News October 27, 2015

Modular’s Stephen Pavlovic wins appeal against UMA

Former Editor
Modular’s Stephen Pavlovic wins appeal against UMA

A marathon court battle between Universal Music Australia and Modular Recordings co-owner Stephen Pavlovic has delivered another revelation. 

Supreme Court justice John Sackar, who called Pavlovic “a thorn in Universal's side" at a Supreme Court proceeding on June 4 regarding the termination of Pavlovic's employment – has had his ruling overturned at the NSW Court Of Appeals this morning.

Taking to Facebook this afternoon Pavlovic said: "After 12 months of litigation, a waste of time, a waste of energy, a waste of money and a shit ton of stress the NSW court of Appeal just ruled in my favour and blocked Universal Music from taking my 50% shareholding in Modular Recordings.”

Chief Justice of the state's Supreme Court, His Honour Bathurst CJ, the President of the Supreme Court Of Appeal, Her Honour Beazley, and His Honour Meagher JA overturned Sackar’s ruling. Sackar said Pavlovic was bound by the terms of a 2014 settlement agreement with UMA despite the fact he decided not to sign the final of four settlement deeds sent from UMA. 

In the court transcript, Chief Justice Bathurst CJ is quoted saying: "whichever way the matter is looked at, I do not think that a binding agreement was reached."

Pavlovic founded Modular Recordings in 1998 and following the signing of acts like Tame Impala, The Presets, Wolfmother, Cut Copy and The Avalanches, gave the label cult status.

The Modular co-owner also teased new music from three acts on the roster: "We're thrilled with the outcome and look forward to getting back to the business of releasing great records. Stand by for news on forthcoming releases from Movement, Bag Raiders and The Avalanches."

Speaking about the court win in a press statement today, Pavlovic said: "It's stressful to be one man staring down a corporate giant the size of Universal however I felt I had no choice but to fight for myself, the label I created and for the bands that we represent.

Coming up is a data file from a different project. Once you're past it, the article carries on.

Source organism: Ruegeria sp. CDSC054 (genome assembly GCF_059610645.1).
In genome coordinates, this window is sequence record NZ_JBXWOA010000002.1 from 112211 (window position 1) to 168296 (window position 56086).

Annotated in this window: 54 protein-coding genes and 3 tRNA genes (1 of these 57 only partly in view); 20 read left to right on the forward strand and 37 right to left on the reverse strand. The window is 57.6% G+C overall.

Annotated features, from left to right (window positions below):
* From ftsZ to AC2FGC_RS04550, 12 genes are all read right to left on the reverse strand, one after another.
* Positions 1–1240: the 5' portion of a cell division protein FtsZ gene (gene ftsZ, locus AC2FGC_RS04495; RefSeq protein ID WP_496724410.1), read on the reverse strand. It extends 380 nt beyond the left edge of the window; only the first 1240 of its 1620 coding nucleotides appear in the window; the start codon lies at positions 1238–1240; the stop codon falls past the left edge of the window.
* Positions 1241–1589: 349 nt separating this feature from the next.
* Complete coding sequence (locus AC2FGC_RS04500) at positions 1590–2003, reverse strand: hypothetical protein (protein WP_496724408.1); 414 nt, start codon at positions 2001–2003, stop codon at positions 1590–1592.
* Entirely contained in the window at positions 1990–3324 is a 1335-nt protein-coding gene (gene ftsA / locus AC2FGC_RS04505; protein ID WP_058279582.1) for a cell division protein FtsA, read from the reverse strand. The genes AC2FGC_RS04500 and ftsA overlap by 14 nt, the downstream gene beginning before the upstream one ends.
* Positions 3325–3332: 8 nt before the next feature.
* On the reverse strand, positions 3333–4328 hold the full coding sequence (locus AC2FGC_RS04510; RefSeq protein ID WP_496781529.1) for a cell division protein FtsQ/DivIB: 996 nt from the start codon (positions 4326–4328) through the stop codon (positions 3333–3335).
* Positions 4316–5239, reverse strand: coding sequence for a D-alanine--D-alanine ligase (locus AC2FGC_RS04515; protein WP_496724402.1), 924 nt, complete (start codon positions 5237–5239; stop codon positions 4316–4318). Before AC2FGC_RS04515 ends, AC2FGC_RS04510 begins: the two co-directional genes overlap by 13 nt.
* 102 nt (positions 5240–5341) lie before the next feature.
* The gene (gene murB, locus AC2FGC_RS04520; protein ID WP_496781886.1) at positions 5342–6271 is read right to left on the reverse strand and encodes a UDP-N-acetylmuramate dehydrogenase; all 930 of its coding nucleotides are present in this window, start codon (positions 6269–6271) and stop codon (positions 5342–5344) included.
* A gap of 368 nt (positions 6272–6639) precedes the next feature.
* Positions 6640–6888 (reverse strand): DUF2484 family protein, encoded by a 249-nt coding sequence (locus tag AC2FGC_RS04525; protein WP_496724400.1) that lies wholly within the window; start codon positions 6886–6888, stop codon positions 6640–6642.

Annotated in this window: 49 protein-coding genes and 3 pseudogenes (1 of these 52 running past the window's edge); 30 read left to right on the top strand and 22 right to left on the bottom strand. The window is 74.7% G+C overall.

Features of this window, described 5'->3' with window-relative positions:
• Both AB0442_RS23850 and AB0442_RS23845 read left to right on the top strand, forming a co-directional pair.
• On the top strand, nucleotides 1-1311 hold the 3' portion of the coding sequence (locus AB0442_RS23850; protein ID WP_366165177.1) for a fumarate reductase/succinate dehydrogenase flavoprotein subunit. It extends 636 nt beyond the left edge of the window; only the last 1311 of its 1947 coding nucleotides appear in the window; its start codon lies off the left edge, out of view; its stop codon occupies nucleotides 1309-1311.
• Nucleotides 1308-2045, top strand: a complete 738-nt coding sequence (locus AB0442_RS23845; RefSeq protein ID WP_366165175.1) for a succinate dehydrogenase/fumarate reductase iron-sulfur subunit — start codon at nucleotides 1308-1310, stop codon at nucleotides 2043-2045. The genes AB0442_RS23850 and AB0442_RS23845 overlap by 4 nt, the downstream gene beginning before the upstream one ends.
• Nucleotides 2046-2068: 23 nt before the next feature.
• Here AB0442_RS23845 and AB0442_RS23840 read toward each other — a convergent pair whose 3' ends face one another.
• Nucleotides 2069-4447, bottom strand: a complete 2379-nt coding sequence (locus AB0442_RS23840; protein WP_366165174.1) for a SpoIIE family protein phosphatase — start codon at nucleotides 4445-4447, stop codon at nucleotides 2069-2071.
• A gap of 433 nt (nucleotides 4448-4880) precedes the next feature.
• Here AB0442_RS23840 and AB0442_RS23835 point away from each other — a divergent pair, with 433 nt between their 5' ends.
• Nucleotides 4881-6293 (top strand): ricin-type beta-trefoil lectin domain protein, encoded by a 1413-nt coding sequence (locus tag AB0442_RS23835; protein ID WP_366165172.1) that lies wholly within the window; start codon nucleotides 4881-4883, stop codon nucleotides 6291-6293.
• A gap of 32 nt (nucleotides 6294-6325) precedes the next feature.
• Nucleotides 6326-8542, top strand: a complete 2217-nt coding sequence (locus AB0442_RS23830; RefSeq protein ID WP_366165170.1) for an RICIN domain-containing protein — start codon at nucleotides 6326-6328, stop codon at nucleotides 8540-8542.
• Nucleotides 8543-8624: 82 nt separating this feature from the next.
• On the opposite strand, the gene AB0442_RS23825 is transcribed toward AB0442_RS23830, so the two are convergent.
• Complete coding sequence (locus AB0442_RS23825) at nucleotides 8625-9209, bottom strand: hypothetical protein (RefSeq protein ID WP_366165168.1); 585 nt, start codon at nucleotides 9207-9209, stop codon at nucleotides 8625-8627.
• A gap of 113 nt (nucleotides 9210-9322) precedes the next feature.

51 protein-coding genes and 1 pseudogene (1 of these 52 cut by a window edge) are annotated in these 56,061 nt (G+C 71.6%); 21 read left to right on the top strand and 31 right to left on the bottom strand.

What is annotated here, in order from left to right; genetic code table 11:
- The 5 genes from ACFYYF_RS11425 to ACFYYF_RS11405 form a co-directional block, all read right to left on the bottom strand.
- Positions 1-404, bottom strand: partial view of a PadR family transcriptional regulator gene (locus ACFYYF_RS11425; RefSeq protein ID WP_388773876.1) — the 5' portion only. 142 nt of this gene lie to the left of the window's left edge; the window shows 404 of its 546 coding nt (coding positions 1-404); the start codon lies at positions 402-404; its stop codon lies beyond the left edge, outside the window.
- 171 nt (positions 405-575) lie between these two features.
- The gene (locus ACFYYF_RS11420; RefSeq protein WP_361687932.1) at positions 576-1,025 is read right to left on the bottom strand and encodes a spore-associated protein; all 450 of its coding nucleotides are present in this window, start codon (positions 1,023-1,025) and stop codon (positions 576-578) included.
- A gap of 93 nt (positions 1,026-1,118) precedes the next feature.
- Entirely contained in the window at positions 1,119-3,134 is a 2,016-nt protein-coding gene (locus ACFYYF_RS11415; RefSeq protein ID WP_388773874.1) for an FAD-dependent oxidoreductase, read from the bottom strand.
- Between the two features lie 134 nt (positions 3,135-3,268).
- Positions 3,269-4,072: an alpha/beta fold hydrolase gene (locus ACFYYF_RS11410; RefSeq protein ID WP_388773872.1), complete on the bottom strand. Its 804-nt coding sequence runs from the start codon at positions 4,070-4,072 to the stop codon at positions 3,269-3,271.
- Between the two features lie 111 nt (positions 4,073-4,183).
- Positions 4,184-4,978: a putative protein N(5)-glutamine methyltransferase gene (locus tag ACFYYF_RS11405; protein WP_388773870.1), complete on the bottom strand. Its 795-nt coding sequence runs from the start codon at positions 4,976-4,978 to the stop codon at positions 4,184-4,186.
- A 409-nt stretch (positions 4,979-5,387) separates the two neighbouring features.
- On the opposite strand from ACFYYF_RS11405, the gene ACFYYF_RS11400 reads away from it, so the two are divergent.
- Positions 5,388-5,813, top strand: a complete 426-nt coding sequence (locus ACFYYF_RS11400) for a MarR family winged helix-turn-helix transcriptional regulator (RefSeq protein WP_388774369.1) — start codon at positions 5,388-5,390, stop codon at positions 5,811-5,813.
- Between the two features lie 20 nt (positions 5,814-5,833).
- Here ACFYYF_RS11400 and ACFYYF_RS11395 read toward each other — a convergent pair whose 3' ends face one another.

"I've always held Universal, and George Ash [President, Universal Music Asia Pacific] in particular, in high regard. We enjoyed many great years together as partners and I'm sad that we have reached a bitter end. I wish him and all beings UNIVERSAL LOVE. I'm hopeful that time will heal all wounds and that the respective bands and labels alike can get on with the job of what drew us all together in the first place – a desire to see great artists brought to the world stage."

UMA's GM of Legal & Business Affairs Karen Don said the major label was "disappointed by the appeal court’s ruling."

“We are disappointed by the appeal court’s ruling because last year’s settlement agreement was intended to help achieve an orderly process for Mr. Pavlovic’s exit, and now we are compelled to pursue in court the terms that we had believed were settled last year,” said Don in a statement emailed to TMN.

"Universal filed the legal action to finalise the terms of Mr Pavlovic’s departure from the Modular Recordings business, in the first instance by seeking to enforce a settlement agreement that it reached with Mr Pavlovic and his companies in late 2014. Mr Pavlovic subsequently filed an appeal against the Supreme Court’s decision that the settlement agreement was binding." 

Don said the matter will return to the Supreme Court "for the next phase of Universal’s case."

According to the ABC, BMG’s case against Pavlovic over alleged missing Tame Impala royalties, is set to be dismissed by the Southern District Court of New York.

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